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Converting a mountain of tapes to digital

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Posted on May 12, 2020 at 20:33:18
avbenbaer@gmail.com
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Posts: 4
Location: So. Cal
Joined: May 12, 2020
Hey y'all! I have a MOUNTAIN of old cassette tapes I'd rather not toss in the trash and would like to convert to digital on my own (most preferably WAV and NOT MP3!). Half are my own recordings and half are produced recordings that probably were never made digital.

I have an old ion Tape2PC player/recorder, and I also have a newer small Cassette to PC. After having issues with both of these machines, I since learned that neither of these machines can communicate with my 2013 MacBook Air, because their software is so old that they just don't even register on my computer. What other options do I have at my disposal? I'm not an audio head, so an option that requires something involved will not be an option for me. Also, I'm not keen on sending these all to some company thay does this stuff, only to hear it will cost several thousand dollars. Help!!

 

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RE: Converting a mountain of tapes to digital, posted on May 12, 2020 at 23:46:10
John Elison
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Posts: 22793
Location: Central Kentucky
Joined: December 20, 2000
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  Since:
January 29, 2004
I doubt you would need a digital resolution higher than 24/96, or possibly even 16/44. The first thing you need is a high-quality cassette player and the second thing you need is a digital recorder. I'll just focus on the digital recorder.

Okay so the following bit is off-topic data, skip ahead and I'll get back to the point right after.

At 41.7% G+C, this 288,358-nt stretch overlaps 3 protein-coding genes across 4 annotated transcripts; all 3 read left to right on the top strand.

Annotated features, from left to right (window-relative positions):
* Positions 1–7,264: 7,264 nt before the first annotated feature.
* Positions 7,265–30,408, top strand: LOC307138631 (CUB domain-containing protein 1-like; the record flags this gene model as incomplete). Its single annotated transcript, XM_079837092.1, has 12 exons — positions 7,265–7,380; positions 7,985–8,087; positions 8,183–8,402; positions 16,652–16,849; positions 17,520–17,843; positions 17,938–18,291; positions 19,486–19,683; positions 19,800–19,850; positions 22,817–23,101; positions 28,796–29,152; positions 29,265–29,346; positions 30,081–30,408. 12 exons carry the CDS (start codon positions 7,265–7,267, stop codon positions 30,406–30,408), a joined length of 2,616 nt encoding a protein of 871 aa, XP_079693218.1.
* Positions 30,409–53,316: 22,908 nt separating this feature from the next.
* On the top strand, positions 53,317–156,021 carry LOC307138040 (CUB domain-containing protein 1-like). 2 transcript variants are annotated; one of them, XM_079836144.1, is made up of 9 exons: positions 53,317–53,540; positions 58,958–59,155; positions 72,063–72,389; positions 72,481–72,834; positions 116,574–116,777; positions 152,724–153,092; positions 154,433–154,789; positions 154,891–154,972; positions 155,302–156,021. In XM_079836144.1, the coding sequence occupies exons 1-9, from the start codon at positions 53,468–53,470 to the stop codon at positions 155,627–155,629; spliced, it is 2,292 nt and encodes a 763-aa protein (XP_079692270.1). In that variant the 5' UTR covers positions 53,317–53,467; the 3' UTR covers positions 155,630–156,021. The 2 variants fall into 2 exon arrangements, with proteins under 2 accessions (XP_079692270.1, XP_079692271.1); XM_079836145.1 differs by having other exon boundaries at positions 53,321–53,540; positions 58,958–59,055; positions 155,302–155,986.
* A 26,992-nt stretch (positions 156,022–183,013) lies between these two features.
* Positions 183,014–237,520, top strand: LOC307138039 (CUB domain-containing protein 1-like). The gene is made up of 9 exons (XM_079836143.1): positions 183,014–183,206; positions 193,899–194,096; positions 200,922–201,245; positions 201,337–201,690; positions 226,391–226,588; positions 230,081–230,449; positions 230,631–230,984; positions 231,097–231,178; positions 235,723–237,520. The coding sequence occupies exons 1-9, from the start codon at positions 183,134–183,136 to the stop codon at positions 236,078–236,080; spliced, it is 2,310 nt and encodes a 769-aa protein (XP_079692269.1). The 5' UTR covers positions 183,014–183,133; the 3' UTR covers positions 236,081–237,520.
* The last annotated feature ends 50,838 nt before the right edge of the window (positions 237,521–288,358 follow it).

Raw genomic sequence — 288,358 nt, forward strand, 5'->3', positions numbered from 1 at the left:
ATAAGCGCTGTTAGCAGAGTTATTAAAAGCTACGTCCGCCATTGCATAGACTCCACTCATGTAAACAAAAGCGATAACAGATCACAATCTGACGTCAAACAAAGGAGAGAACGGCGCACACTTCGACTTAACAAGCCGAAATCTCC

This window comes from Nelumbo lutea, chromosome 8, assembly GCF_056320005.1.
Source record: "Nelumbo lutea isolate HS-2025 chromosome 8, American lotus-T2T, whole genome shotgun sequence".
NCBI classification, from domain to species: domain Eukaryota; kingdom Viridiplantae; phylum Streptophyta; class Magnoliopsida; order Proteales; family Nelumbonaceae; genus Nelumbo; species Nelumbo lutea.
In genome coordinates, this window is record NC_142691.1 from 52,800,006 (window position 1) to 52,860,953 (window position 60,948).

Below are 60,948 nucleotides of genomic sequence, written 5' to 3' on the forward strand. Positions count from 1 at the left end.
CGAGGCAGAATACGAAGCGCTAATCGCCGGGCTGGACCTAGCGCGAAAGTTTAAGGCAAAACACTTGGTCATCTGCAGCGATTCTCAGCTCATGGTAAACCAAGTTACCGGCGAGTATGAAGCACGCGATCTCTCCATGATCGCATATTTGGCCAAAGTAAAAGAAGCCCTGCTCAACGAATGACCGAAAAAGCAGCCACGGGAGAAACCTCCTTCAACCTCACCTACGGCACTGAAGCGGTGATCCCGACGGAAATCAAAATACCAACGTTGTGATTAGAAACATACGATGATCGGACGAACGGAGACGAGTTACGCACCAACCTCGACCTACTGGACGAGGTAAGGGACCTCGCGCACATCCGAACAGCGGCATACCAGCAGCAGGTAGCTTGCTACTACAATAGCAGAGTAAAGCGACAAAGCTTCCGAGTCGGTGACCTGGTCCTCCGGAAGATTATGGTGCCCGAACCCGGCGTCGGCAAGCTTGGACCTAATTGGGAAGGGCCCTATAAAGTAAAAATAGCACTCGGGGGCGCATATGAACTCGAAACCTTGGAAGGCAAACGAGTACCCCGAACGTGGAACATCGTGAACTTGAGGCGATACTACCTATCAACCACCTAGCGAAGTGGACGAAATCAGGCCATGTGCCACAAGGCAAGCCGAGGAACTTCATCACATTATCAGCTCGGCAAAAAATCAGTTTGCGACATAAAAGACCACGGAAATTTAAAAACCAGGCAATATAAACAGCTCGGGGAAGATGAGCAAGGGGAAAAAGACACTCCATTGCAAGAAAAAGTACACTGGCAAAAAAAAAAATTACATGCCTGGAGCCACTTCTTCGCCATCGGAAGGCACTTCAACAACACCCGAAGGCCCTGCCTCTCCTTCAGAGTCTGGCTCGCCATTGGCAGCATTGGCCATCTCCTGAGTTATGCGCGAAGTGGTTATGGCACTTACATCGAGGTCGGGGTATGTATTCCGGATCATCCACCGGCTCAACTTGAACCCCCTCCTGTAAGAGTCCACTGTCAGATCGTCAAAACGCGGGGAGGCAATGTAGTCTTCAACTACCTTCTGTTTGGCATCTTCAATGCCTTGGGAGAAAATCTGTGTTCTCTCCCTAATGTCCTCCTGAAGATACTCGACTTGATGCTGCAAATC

TASCAM makes some excellent recorders that are relatively inexpensive. They record onto SD memory cards or micro SD memory cards. You can copy each side of an LP intact and then transfer the digital copies to your computer by simply removing the memory card from the digital recorder and plugging it into your computer. TASCAM also provides free software for splitting your recordings into individual tracks and relabeling each track. The free software is called TASCAM Hi-Res Editor.

I would recommend checking out Sweetwater for buying a TASCAM digital recorder. Here is a TASCAM digital recorder for $90 that will record at 24/96 onto a micro SD memory card. You'll need to buy a micro SD memory card and an interconnect with a 3.5-mm headphone plug on one end and RCA plugs on the other. Anyway, TASCAM is what I would recommend for an inexpensive recorder and Sweetwater carries the whole TASCAM line.

 

RE: Converting a mountain of tapes to digital, posted on May 13, 2020 at 01:55:15
avbenbaer@gmail.com
Audiophile

Posts: 4
Location: So. Cal
Joined: May 12, 2020
Thank you, John! Do you think my old Ion Tape2PC would be compatible with the TASC systems?

 

RE: Converting a mountain of tapes to digital, posted on May 14, 2020 at 11:28:22
John Elison
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Posts: 22793
Location: Central Kentucky